A devastated mother has shared a heartbreaking photograph of her twins, 3, kissing after one was diagnosed with a rare form of leukaemia.  

It comes as Fox Parkin, from Plymouth, Devon, is separated from his sister Winter for the first time for cancer treatment following his Acute Promyelocytic Leukaemia (APL) diagnosis.

The disease – which affects just 200 people annually in the UK, according to charity Bloodwise – is a type of blood cancer which attacks the immune system. 

Parents Holly and Tom Parkin, thought little of it when their little boy came down with tonsillitis in October 2019 – but his symptoms returned despite receiving antibiotics.

On Christmas Day, hairdresser Holly, 35, noticed a worrying rash coating the back of his legs and whisked him to nearby Derriford Hospital, where blood tests revealed that he had APL.

A devastated mother has shared a heartbreaking photograph (seen above) of her twins, 3, kissing after one was diagnosed with a rare form of leukaemia

A devastated mother has shared a heartbreaking photograph (seen above) of her twins, 3, kissing after one was diagnosed with a rare form of leukaemia

Fox now faces months of gruelling treatment and is being parted from his beloved twin, Winter, for the first time.

Holly, whose husband, Tom, 36, works in mobile advertising, said: ‘As you would expect, we were utterly heartbroken by the diagnosis. No child should go through that.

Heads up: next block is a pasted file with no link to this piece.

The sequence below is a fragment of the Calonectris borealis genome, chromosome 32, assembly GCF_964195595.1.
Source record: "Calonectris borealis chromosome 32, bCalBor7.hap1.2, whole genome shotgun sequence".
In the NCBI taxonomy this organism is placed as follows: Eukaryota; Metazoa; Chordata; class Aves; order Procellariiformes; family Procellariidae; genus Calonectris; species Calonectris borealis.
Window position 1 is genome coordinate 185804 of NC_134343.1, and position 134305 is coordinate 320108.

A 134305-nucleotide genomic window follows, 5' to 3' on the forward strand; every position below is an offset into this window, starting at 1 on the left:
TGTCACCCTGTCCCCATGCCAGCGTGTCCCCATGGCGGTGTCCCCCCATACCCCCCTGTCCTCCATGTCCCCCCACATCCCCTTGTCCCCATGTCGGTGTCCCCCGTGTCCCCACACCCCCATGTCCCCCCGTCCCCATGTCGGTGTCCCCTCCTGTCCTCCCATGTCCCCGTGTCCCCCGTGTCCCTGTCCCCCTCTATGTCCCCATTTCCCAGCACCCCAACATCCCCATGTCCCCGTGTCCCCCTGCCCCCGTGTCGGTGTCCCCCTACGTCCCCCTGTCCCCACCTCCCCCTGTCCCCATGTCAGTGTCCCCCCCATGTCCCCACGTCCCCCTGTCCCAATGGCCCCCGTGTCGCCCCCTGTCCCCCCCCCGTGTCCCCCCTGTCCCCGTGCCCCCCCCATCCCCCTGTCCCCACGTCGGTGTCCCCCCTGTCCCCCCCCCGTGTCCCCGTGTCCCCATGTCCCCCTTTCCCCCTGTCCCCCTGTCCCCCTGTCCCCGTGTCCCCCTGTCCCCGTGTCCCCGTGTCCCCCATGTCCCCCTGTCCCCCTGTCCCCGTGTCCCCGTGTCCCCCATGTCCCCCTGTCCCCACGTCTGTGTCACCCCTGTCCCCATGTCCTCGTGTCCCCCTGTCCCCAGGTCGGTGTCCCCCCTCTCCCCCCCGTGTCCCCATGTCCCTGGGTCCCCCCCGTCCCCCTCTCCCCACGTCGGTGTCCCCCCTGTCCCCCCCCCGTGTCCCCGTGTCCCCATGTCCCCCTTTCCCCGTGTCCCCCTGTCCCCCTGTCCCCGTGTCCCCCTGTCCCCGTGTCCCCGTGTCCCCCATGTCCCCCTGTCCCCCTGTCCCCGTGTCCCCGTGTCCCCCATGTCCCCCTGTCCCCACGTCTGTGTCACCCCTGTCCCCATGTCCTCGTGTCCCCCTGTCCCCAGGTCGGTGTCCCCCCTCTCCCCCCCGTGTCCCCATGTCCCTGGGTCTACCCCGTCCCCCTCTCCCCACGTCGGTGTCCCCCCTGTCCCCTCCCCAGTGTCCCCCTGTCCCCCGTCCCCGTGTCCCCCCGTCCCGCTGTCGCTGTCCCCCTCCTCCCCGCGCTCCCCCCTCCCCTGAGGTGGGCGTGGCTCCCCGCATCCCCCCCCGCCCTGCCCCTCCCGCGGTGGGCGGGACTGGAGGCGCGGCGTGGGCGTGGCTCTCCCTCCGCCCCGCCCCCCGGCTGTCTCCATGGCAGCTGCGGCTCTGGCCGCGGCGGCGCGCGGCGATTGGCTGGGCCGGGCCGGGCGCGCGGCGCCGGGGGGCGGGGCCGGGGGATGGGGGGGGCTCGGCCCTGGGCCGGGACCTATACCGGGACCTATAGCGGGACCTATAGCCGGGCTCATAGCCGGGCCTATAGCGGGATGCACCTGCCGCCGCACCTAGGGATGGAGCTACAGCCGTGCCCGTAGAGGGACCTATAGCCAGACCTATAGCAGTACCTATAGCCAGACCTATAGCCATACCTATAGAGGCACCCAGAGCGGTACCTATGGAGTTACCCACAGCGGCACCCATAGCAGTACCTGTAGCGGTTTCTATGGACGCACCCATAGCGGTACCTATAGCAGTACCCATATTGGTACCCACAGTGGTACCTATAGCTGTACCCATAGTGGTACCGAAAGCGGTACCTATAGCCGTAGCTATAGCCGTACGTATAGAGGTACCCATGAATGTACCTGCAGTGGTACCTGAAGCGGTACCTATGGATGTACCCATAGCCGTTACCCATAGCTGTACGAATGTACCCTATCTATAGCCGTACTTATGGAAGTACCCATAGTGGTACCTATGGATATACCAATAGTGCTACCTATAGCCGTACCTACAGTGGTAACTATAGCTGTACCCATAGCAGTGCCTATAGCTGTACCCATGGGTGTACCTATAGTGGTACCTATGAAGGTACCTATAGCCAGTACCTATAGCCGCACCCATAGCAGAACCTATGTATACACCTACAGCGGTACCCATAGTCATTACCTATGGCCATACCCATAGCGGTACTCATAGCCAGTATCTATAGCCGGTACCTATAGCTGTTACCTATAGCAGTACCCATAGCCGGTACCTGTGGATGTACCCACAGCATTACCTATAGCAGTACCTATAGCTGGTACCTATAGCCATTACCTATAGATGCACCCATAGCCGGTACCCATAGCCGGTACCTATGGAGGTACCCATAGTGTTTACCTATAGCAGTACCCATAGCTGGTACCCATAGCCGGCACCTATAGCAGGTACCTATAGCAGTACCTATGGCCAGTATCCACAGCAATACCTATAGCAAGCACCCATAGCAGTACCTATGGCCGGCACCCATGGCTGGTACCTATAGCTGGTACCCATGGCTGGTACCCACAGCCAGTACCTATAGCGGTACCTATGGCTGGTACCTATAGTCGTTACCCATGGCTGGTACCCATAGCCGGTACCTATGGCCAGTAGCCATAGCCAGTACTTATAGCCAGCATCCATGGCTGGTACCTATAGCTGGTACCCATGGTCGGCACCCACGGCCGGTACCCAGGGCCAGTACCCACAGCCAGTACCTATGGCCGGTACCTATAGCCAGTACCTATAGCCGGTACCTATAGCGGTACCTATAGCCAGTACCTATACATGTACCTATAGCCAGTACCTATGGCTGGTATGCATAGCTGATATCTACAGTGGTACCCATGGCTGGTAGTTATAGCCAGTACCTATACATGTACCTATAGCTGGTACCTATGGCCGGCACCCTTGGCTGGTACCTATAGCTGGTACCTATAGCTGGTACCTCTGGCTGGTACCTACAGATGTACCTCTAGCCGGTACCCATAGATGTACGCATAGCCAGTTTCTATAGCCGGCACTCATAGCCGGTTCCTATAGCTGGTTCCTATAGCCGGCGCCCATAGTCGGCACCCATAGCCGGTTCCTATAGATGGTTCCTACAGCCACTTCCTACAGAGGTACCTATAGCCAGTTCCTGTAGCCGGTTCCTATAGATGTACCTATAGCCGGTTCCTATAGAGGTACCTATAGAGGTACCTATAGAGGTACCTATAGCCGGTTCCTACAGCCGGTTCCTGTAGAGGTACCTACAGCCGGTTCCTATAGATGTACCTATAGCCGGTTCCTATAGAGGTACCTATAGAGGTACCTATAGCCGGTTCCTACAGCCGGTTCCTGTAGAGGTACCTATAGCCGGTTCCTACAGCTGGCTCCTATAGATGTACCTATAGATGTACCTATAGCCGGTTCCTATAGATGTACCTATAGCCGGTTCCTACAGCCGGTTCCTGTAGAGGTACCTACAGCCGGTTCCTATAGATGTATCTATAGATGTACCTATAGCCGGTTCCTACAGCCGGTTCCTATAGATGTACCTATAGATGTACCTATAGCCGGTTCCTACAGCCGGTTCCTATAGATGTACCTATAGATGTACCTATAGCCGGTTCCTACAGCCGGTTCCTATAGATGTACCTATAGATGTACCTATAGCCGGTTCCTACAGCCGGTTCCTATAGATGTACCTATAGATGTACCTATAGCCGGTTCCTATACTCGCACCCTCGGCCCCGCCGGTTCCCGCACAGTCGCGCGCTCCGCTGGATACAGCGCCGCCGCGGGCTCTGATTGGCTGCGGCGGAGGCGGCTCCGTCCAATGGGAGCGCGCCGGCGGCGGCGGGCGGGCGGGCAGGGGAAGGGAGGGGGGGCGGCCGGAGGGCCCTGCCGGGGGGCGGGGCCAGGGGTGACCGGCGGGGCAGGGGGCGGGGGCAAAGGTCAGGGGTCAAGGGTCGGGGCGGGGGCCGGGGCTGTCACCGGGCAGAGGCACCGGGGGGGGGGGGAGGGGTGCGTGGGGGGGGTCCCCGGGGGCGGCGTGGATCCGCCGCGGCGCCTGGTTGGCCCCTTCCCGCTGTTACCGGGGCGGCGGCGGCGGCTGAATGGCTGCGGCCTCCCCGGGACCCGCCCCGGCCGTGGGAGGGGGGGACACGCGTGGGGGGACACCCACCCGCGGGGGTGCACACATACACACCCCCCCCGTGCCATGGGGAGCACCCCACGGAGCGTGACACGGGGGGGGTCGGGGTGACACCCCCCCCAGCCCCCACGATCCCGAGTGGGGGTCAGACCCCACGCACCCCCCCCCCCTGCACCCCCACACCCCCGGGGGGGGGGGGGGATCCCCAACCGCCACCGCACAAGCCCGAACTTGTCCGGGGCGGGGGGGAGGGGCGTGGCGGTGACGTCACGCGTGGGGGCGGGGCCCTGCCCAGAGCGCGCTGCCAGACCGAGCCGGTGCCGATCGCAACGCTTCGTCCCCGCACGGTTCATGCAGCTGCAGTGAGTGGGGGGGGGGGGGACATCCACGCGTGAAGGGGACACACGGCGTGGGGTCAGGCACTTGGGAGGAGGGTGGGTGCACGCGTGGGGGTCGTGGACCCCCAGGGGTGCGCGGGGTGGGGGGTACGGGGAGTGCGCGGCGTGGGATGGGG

‘One comfort through all of this has been people’s overwhelming generosity. I don’t know what we’d have done without the charity CLIC Sargent. They have given us a room to stay in near the hospital and free taxis.

‘Not having to worry about these kind of things on top of everything else has been incredibly helpful. Before this, I never even knew the charity existed, but I am so grateful for their support.’

Until now, Fox and Winter, who turned three on 3 January, were happy, healthy twins, who always bounced back quickly from childhood bugs, according to Holly.

It comes as Fox Parkin, from Plymouth, Devon, is separated from his sister Winter (pictured together) for the first time for cancer treatment following his Acute Promyelocytic Leukaemia (APL) diagnosis